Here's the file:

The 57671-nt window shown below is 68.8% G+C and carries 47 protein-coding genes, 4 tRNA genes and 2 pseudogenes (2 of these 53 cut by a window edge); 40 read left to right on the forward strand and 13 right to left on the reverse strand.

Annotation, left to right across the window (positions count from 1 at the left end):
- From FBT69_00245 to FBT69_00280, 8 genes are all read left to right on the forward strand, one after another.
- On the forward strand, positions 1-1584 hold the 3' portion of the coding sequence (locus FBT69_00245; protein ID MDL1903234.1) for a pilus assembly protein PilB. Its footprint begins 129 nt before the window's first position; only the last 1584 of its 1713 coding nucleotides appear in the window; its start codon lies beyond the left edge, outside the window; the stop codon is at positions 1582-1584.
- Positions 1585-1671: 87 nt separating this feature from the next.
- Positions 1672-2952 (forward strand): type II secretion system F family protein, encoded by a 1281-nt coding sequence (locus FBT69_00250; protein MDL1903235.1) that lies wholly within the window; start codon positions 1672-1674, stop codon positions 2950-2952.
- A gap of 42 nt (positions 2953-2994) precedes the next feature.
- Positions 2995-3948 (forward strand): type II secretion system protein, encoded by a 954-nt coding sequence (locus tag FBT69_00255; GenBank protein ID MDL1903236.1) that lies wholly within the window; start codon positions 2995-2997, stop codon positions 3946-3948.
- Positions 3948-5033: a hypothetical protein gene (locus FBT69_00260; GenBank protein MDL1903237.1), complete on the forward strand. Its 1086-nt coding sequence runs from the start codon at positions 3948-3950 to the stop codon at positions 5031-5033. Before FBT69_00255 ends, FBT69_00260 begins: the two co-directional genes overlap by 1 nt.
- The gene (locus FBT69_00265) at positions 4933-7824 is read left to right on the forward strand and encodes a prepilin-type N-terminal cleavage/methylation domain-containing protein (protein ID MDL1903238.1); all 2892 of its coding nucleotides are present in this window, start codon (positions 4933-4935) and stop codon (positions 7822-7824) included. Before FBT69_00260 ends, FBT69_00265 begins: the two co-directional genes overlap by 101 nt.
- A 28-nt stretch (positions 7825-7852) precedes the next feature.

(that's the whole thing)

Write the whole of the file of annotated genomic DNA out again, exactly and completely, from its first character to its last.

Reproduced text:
The 57671-nt window shown below is 68.8% G+C and carries 47 protein-coding genes, 4 tRNA genes and 2 pseudogenes (2 of these 53 cut by a window edge); 40 read left to right on the forward strand and 13 right to left on the reverse strand.

Annotation, left to right across the window (positions count from 1 at the left end):
- From FBT69_00245 to FBT69_00280, 8 genes are all read left to right on the forward strand, one after another.
- On the forward strand, positions 1-1584 hold the 3' portion of the coding sequence (locus FBT69_00245; protein ID MDL1903234.1) for a pilus assembly protein PilB. Its footprint begins 129 nt before the window's first position; only the last 1584 of its 1713 coding nucleotides appear in the window; its start codon lies beyond the left edge, outside the window; the stop codon is at positions 1582-1584.
- Positions 1585-1671: 87 nt separating this feature from the next.
- Positions 1672-2952 (forward strand): type II secretion system F family protein, encoded by a 1281-nt coding sequence (locus FBT69_00250; protein MDL1903235.1) that lies wholly within the window; start codon positions 1672-1674, stop codon positions 2950-2952.
- A gap of 42 nt (positions 2953-2994) precedes the next feature.
- Positions 2995-3948 (forward strand): type II secretion system protein, encoded by a 954-nt coding sequence (locus tag FBT69_00255; GenBank protein ID MDL1903236.1) that lies wholly within the window; start codon positions 2995-2997, stop codon positions 3946-3948.
- Positions 3948-5033: a hypothetical protein gene (locus FBT69_00260; GenBank protein MDL1903237.1), complete on the forward strand. Its 1086-nt coding sequence runs from the start codon at positions 3948-3950 to the stop codon at positions 5031-5033. Before FBT69_00255 ends, FBT69_00260 begins: the two co-directional genes overlap by 1 nt.
- The gene (locus FBT69_00265) at positions 4933-7824 is read left to right on the forward strand and encodes a prepilin-type N-terminal cleavage/methylation domain-containing protein (protein ID MDL1903238.1); all 2892 of its coding nucleotides are present in this window, start codon (positions 4933-4935) and stop codon (positions 7822-7824) included. Before FBT69_00260 ends, FBT69_00265 begins: the two co-directional genes overlap by 101 nt.
- A 28-nt stretch (positions 7825-7852) precedes the next feature.